As Kelley reports, there is more going on here than just the press of austerity.  ADHD is diagnosed much less frequently in Europe than in the United States and, “[w]hile attitudes vary by country, many European parents, teachers and doctors are resistant to using medication to treat what they see as childhood behavior problems.”  So Shire has, in the words of its CEO, embarked on a “significant educational effort.”

Presumably as part of this effort, in November 2012 the company hosted a “European Expert Roundtable” on the impact of ADHD on individuals, families and society.  In April of 2013, the company released a follow-up “Expert White Paper”  that was “initiated, facilitated and funded” by Shire and written by academics from Ireland, the Netherlands, and  the United Kingdom, with “medical writing support” provided by two Shire-funded medical communications companies.  Perhaps unsurprisingly, the authors of the white paper concluded that the impact of ADHD is substantial and, among other things, they recommended improving access to early diagnosis and treatment.  Depending on your priors, Shire’s educational effort could be understood as an important contribution to a broader movement to overcome the ignorance and stigma that stand between children in need and available, effective behavioral health treatments.  Or, it could be seen as dangerous disease mongering .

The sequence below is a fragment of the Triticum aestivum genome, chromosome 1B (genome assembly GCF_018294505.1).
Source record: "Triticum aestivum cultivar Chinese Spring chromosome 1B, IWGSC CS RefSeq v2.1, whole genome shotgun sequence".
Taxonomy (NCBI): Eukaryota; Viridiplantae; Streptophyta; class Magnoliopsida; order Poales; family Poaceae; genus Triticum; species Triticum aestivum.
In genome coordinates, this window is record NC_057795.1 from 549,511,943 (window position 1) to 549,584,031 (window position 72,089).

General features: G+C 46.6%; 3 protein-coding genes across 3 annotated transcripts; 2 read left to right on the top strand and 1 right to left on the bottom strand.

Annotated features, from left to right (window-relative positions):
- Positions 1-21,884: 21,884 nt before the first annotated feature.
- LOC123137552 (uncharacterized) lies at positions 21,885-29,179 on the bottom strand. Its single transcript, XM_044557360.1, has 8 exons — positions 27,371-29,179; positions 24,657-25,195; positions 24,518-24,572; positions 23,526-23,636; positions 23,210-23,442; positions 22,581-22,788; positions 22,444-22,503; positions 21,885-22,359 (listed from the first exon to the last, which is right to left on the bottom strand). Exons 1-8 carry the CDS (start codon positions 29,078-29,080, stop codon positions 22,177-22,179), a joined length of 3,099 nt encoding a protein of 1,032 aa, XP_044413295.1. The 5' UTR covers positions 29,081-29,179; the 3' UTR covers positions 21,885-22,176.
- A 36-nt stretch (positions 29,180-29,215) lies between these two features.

Interestingly, while the United States is more receptive both to the ADHD diagnosis and to treating the condition with medication than is Europe, we are not consistently so.  A recently-published study by Douglas McDonald and Sarah Kuck Jalbert found that in 2008 the rate of children being treated with stimulant medication ranged from .4%, in Alaska, to 5.1%, in Delaware, a 14-fold difference.  By comparison, nationwide estimates of the prevalence of ADHD range from 5-10% of children.  There was even more inconsistency from county to county, with coefficients of variation that, the authors note, were much higher “than reported for most other types of medical practice.”

The question arises, how should we interpret the disparities in diagnosis and treatment, whether between Europe and the United States, or between Alaska and Delaware?  Very carefully seems to be the answer.  On the one hand, McDonald and Jalbert’s “findings signal wide disparities between established clinical practice guidelines and actual practice.”  On the other hand, the authors “caution against drawing the inference that higher treatment rates indicate more accurate identification of ADHD.”  It is possible, they write, “that areas characterized by high treatment prevalence are also characterized by high rates of misdiagnosing and overprescribing.”  McDonald and Jalbert point a tentative finger at pharmaceutical marketing, both to physicians and directly to consumers, suggesting that it may partially explain the disparities in medication uptake they found.